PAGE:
However, there is travelling to be done. Luckily, one of the main advantages of Birmingham is that it has excellent rail links to London, and is no more than two hours from any other major city in England. The reliability of trains between Birmingham and London is much better than a few years ago. Typically it only takes an hour and a half from Birmingham to London by train, and on a good day it can take less. In my experience, a lot of professionals working in the City commute for a similar amount of time every day. The advantage to our London clients is that as we are based in Birmingham, we have lower charge-out rates than equivalent professionals based in the City.
One of the main advantages of working at a boutique firm is the work/life balance that, realistically, is not available at a City firm, all the while providing an uncompromised quality of legal training. In addition, due to the small number of staff, paralegals and trainees at a boutique firm, at a junior level you tend to perform more substantive legal tasks and have more client contact with senior executives than peers in large law firms, where this may be the reserve of senior lawyers. Career progression is one of the other main advantages of boutique firms – with fewer staff and layers of management, the road to partnership may well be shorter than that at a larger law firm.
Prospective lawyers might be surprised to learn that by working at a small law firm, you get exposure to the actual running of the business, something you’re unlikely to experience at a large law firm. A law firm is, at the end of the day, a commercial enterprise providing a service. It is a business in the same way that a shop is a business. In that respect actually receiving monies due in respect to invoices raised is imperative, as is managing cash flow. Working in a small legal business, I have been exposed to the following: the practicalities of administering payroll including applying PAYE and national insurance rules, the maintenance of accounting and financial records, the process of setting fees, billing and debtor chasing, IT issues, and health and safety rules. I have observed negotiations concerning professional indemnity insurance, strategic business planning techniques, and SRA requirements and changes. Being a trainee in a small law firm I also have a tangible role to play in business development and marketing. I was even given the ever-glamorous task of locking up at night.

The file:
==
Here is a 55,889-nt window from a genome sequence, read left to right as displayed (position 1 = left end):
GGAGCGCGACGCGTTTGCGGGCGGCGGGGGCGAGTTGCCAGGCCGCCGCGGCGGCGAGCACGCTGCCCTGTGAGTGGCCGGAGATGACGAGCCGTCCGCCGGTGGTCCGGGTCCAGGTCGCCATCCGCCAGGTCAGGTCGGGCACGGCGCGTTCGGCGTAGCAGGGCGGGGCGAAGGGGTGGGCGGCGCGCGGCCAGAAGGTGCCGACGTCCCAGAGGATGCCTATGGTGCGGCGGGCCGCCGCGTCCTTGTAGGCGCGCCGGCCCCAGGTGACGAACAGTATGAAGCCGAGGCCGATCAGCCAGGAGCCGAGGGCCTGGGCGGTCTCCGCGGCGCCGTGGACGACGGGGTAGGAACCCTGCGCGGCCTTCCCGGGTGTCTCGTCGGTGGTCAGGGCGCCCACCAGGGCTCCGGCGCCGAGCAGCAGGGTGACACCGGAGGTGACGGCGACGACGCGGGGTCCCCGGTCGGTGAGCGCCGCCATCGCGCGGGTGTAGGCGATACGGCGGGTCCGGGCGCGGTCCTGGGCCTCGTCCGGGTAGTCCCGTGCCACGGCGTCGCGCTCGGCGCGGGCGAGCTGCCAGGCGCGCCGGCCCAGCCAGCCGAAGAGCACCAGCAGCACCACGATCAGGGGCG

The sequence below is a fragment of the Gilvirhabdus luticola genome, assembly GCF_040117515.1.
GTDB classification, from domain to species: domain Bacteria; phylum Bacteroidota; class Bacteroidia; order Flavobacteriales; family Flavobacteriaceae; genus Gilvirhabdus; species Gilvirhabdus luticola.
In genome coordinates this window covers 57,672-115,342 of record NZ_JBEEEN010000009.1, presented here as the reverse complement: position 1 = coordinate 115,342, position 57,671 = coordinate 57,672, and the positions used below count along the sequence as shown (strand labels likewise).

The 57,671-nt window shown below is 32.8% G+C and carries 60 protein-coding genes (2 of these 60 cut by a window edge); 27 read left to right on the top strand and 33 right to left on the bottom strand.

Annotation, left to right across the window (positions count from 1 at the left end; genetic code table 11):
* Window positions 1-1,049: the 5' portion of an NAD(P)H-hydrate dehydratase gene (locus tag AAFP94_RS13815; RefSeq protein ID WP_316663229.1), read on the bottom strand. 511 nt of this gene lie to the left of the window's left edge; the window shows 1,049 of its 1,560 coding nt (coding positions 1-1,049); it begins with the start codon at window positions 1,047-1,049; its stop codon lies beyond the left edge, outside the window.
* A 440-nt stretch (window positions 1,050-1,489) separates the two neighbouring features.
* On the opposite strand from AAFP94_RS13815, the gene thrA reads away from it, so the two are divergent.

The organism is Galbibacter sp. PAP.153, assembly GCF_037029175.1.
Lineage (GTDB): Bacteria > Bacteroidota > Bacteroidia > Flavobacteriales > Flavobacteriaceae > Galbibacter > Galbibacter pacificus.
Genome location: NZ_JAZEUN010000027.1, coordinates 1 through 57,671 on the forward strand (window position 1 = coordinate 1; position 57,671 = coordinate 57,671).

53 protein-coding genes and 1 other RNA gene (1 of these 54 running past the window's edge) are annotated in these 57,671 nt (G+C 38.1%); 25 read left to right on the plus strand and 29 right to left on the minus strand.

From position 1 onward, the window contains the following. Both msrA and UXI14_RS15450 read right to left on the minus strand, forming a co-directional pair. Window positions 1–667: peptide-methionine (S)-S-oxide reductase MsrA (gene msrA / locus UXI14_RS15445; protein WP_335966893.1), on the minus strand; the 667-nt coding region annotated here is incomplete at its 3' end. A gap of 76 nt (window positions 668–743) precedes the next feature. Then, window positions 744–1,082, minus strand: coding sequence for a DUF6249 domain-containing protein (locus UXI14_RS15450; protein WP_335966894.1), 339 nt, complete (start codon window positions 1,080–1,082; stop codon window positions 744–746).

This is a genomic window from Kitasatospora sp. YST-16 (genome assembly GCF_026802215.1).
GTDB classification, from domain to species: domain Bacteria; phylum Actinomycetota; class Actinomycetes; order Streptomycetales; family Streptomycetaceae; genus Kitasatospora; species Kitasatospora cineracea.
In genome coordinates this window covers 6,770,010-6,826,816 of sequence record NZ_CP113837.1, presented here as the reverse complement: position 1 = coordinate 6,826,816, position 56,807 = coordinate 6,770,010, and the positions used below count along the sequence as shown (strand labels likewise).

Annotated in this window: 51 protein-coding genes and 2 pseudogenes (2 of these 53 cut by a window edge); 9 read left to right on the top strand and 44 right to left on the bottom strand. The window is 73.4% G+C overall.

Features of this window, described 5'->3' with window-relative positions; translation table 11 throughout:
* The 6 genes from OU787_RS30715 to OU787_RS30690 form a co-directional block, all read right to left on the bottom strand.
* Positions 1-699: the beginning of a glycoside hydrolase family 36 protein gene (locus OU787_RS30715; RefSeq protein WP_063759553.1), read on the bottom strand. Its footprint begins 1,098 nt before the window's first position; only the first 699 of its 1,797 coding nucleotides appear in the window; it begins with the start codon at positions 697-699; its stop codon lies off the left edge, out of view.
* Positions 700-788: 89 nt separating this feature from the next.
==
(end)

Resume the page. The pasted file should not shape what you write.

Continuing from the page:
In considering whether to apply to a successful and highly-regarded boutique firm, prospective paralegals and trainees should ask themselves what job satisfaction means to them. If it is the bravado of the long hours and high remuneration of working in the City, then maybe a boutique firm is not for you, at least not at such an early stage in your career. However, if you relish the opportunity to make a real and valued contribution to a small business and gain a high level of technical expertise in your chosen area, then a boutique firm may be what you’re looking for. If you do your research on the partners and choose your firm carefully, your training will be very highly regarded and you will be extremely marketable upon qualification. I would suggest having a discussion with a recruitment consultant to explore the possibility of obtaining paralegal work or a training contract in a niche area. They will be able to point you in the right direction of reputable boutique firms in your chosen location or area of law.
It is worth contacting these firms, explaining your interest in their area of law, and stressing that you want to experience life at a boutique firm. If they cannot offer you work experience, you might still get lucky and they may be willing to at least have a conversation with you.
A successful boutique firm is a great place to work: you will receive excellent technical training and exposure to running a business, without the almost inevitable sacrifice of a healthy work/life balance that comes with working in the City…definitely worth some serious consideration.